Date: April 30, 1970 (Source: Nixon Library)


President Nixon delivers his Farewell Remarks to the White House Staff in the East Room, with his family looking on.  Date:   August 9, 1974 (Source: Nixon Library)

President Nixon delivers his Farewell Remarks to the White House Staff in the East Room, with his family looking on.
Date: August 9, 1974 (Source: Nixon Library)


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End of Christie’s First Term – Gov. Signs Bill To Extend Cleanup Deadline For Toxic Polluters

January 22nd, 2014 No comments

Gov. Pocket Veto’s Bill To Require Public Notification of Raw Sewage Discharges

Why Would Gov. Christie Want to Keep Raw Sewage A Secret?

[Important updates below]

Governor Christie ended his first term as the first  NJ Governor ever to complete a 4 year term with virtually no environmental legislative accomplishments, serious legislative rollbacks, and nothing but rollbacks on the regulatory front.

Christie ends his first term attacking environmental protections, just where he started, when in the first hour of his first day in office, he issued a series of sweeping Executive Orders: establishing a moratorium on regulations (EO #1); regulatory relief, federal standards rollback, and cost benefit analysis (EO #2); a new Red Tape  Czar and Red Tape commission (EO #3); and restrictions on unfunded state mandates (EO #4).

Going out with a bang, Christie also ended the 215th Legislative Session (2012-2013) with more evidence of his hostility to environmental protection – evidenced in the bills he signed and the long list of bills he refused to sign and let expire (a “pocket veto”).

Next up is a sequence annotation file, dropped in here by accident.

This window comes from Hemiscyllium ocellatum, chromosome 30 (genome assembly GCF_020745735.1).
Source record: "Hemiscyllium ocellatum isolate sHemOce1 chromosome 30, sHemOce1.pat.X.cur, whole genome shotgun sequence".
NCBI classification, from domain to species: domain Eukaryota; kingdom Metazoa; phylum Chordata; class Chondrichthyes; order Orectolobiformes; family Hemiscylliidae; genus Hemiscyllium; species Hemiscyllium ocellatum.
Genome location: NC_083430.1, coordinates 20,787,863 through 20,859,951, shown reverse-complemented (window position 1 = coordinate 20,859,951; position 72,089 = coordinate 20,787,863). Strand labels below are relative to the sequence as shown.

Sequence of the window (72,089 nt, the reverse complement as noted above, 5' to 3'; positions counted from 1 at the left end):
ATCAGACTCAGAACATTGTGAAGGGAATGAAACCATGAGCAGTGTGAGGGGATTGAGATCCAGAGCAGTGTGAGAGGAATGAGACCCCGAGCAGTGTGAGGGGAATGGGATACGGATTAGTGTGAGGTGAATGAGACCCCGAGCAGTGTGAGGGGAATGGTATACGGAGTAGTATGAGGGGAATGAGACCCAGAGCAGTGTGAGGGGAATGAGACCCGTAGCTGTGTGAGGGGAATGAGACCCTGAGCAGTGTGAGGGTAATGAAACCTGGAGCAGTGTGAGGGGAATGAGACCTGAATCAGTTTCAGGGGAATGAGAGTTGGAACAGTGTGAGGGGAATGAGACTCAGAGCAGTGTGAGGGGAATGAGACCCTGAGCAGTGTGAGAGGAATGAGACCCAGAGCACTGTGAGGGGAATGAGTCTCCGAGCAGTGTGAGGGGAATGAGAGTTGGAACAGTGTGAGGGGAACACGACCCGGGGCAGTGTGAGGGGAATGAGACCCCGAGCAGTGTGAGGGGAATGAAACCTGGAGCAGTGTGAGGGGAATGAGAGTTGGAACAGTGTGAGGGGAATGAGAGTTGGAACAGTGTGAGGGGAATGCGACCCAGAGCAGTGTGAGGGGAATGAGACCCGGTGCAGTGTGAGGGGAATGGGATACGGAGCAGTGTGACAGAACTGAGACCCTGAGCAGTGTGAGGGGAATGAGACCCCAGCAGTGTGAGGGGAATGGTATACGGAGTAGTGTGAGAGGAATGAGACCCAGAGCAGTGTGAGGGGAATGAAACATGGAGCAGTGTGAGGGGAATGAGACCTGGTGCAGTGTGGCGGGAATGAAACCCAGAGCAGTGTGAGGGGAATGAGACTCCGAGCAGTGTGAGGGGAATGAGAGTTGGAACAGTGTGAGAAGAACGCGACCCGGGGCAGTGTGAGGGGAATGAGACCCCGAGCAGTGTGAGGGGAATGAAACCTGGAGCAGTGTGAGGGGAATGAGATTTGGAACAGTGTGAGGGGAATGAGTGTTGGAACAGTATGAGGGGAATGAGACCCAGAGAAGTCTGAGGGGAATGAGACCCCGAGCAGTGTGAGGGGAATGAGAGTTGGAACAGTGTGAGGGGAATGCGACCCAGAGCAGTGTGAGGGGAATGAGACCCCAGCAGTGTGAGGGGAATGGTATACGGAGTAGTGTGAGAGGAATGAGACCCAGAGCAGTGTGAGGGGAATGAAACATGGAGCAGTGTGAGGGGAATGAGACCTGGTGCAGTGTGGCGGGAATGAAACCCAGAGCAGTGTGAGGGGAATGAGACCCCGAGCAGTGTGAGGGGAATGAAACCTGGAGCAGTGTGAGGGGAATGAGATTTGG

But the Governor did so quietly, under cover of his scandal, Inauguration, and a major snow storm that triggered an emergency declaration (view Gov. press release and the massive legislative dump here).

In fact, the Gov.’s action on two bills in particular provide a stunning example of that hostility.

First, the Governor signed a bill that would provide a two year extension of toxic site cleanup deadlines and allow private consultants for the polluters to self certify that the delay is justified.

The bill was rammed through the lame duck session, got no press, and is a poster child for abuse.

The bill guts the only enforceable deadline in the new DEP privatized toxic cleanup program and is a stunning contradiction of the corporate polluters’ promises to expedite cleanup in exchange for privatizing the cleanup program.

The law will only result in more pollution of our soil, groundwater, drinking water, rivers and streams and wildlife –  while allowing the cleanup of  toxic hazards in our communities to fester for two more years.

The only beneficiaries of the law are corporate polluters, who dodge costly cleanup requirements.

I wrote about that bill here:

Second, the Gov. “pocket vetoed” a bill that would have required public notifications and warnings about raw sewage discharges to our rivers, streams, and bays.

Jim O’Neill at the  Bergen Record gets it:

Governor Christie declined to sign a bill that would have required public notification whenever sewer-outfall pipes dump raw sewage into local rivers and bays, legislation that had received overwhelming support by both parties in the state legislature.

The bill also would have required outfall pipes to be clearly marked with signs for swimmers, fishermen, kayakers and other who use the water.

“I’m extremely disappointed,” said Debbie Mans, head of the NY/NJ Baykeeper, which supported the bill. “This is a significant public health issue. Unfortunately the governor didn’t think important that the public be informed that they are swimming in raw sewage.”`

Killing that bill makes an absolute mockery of the Governor’s promise made at his first Inaugural address that:

Today, a new era of accountability and transparency is here.

Christie is the “worst environmental governor ever” (sorry, I stole that phrase from Jeff Tittel, who used it to describe Gov. Corzine).

Here are other pro- environmental and public health related bills the Gov. pocket vetoed – without explanation.